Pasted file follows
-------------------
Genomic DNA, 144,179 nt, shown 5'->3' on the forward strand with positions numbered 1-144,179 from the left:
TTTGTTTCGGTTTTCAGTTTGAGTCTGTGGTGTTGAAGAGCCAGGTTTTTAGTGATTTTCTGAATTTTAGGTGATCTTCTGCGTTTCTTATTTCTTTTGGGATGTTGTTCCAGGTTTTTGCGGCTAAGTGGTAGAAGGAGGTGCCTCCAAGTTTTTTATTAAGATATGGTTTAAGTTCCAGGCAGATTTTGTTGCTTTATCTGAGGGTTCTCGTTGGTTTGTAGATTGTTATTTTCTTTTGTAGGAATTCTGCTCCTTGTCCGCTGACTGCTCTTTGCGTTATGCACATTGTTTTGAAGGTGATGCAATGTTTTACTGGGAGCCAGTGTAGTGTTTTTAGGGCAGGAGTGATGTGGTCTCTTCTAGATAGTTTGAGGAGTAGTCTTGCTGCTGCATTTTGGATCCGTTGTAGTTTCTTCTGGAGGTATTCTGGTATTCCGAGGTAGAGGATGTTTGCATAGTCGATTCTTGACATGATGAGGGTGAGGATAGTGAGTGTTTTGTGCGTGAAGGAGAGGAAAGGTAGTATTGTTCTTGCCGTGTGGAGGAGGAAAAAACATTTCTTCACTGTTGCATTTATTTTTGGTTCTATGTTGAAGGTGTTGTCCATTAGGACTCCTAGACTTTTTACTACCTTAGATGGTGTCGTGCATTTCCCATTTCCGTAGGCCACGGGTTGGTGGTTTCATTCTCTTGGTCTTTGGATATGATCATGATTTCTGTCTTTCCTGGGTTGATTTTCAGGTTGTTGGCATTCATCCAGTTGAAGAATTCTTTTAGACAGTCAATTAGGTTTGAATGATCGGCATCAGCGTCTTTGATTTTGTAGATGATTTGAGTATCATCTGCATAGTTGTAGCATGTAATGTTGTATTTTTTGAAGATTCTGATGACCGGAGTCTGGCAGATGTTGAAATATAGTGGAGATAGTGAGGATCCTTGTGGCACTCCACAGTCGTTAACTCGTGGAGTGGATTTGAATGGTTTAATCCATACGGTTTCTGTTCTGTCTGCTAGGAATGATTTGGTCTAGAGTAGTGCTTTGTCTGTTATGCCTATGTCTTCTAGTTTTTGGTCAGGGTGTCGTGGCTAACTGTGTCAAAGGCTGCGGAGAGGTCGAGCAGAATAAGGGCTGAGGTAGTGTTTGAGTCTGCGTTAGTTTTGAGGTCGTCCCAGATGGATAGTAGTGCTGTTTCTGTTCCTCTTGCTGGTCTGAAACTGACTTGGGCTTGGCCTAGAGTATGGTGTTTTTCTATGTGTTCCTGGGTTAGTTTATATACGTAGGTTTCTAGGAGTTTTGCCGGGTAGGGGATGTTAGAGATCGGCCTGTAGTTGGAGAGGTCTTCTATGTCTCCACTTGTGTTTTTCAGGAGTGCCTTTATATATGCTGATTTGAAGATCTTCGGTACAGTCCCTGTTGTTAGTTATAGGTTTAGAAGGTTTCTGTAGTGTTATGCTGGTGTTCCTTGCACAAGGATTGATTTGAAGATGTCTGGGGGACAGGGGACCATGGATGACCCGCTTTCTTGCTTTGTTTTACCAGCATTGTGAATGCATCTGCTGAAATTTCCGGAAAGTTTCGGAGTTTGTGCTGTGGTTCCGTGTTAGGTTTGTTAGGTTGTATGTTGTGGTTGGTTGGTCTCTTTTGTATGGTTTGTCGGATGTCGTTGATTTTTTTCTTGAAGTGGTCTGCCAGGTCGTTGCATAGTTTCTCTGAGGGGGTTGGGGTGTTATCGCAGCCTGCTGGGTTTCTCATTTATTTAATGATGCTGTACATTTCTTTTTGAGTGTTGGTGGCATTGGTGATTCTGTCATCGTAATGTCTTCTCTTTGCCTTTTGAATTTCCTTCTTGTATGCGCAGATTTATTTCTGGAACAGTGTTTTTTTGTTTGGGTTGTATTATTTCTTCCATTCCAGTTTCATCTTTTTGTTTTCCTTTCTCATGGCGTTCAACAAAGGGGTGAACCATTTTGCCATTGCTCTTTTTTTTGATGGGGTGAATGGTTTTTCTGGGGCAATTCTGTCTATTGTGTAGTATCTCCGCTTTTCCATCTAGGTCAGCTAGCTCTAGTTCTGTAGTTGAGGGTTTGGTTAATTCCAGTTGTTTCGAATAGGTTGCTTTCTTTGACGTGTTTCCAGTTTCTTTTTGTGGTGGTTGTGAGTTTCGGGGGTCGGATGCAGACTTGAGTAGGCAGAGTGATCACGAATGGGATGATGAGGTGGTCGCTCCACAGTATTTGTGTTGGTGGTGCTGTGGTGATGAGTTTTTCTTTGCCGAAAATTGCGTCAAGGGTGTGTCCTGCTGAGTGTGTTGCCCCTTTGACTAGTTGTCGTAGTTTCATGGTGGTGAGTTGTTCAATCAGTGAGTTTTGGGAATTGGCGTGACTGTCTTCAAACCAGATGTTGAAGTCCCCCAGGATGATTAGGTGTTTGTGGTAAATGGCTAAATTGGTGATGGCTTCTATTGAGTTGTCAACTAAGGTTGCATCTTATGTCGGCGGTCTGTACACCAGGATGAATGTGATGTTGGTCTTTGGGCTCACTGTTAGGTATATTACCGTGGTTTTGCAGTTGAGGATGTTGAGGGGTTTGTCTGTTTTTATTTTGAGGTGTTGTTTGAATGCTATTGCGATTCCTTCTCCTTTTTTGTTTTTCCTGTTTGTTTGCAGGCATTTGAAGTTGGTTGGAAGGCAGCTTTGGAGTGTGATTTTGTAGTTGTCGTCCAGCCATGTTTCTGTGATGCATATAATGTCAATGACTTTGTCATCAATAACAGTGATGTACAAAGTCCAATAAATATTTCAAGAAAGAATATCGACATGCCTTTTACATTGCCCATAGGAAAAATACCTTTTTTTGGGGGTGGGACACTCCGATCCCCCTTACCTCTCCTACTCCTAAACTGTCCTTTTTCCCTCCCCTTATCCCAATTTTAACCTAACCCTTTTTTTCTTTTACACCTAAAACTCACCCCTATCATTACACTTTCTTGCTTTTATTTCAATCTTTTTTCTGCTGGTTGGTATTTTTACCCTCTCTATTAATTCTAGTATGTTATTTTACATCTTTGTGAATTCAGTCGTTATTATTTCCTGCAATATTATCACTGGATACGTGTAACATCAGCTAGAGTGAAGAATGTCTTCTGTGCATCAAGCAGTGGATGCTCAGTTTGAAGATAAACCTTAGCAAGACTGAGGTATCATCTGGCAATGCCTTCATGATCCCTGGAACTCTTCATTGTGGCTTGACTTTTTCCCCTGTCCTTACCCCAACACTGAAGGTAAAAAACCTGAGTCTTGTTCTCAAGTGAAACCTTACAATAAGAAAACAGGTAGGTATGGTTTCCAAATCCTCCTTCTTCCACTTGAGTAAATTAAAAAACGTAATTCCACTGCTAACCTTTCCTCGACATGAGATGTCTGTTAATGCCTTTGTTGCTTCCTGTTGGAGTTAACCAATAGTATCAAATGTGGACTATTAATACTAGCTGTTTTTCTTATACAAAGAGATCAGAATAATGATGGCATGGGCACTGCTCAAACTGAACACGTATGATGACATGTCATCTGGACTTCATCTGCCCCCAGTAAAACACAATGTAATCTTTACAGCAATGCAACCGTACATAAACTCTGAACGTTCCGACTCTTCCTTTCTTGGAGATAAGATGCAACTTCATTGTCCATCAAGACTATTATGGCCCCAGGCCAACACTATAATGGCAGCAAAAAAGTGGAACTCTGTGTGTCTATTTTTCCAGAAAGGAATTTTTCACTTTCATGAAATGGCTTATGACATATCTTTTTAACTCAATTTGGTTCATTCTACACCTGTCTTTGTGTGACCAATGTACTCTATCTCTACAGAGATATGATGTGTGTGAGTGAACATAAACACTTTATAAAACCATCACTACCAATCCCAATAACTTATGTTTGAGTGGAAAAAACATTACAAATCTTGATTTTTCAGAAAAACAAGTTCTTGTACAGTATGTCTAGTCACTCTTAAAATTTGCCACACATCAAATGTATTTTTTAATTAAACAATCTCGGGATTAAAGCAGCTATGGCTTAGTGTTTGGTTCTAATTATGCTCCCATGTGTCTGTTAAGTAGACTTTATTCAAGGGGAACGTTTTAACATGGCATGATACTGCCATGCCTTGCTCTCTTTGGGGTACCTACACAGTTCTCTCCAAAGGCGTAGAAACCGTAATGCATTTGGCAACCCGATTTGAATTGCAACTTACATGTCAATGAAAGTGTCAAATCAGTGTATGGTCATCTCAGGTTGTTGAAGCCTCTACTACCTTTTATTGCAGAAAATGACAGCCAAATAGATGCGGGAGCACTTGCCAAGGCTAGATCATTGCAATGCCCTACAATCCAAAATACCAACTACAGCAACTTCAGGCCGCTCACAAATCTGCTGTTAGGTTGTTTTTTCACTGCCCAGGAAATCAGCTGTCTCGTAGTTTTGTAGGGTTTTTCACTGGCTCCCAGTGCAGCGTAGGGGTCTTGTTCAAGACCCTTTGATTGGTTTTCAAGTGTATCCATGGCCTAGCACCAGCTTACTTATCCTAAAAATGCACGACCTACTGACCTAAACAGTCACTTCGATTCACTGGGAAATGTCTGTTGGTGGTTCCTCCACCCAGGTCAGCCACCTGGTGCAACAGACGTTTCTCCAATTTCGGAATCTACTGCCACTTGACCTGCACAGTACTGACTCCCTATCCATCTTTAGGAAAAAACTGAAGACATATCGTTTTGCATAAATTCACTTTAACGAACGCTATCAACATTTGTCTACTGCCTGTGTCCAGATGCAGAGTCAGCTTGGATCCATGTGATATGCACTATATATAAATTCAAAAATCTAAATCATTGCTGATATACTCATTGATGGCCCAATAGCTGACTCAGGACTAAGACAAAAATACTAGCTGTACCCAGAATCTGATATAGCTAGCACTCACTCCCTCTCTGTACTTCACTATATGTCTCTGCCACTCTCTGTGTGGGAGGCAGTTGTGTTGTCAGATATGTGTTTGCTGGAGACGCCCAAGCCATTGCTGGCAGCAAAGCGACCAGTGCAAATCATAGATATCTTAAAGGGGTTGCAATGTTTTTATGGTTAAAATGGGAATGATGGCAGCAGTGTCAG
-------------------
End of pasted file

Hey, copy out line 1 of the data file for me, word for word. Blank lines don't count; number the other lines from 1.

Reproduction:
Genomic DNA, 144,179 nt, shown 5'->3' on the forward strand with positions numbered 1-144,179 from the left: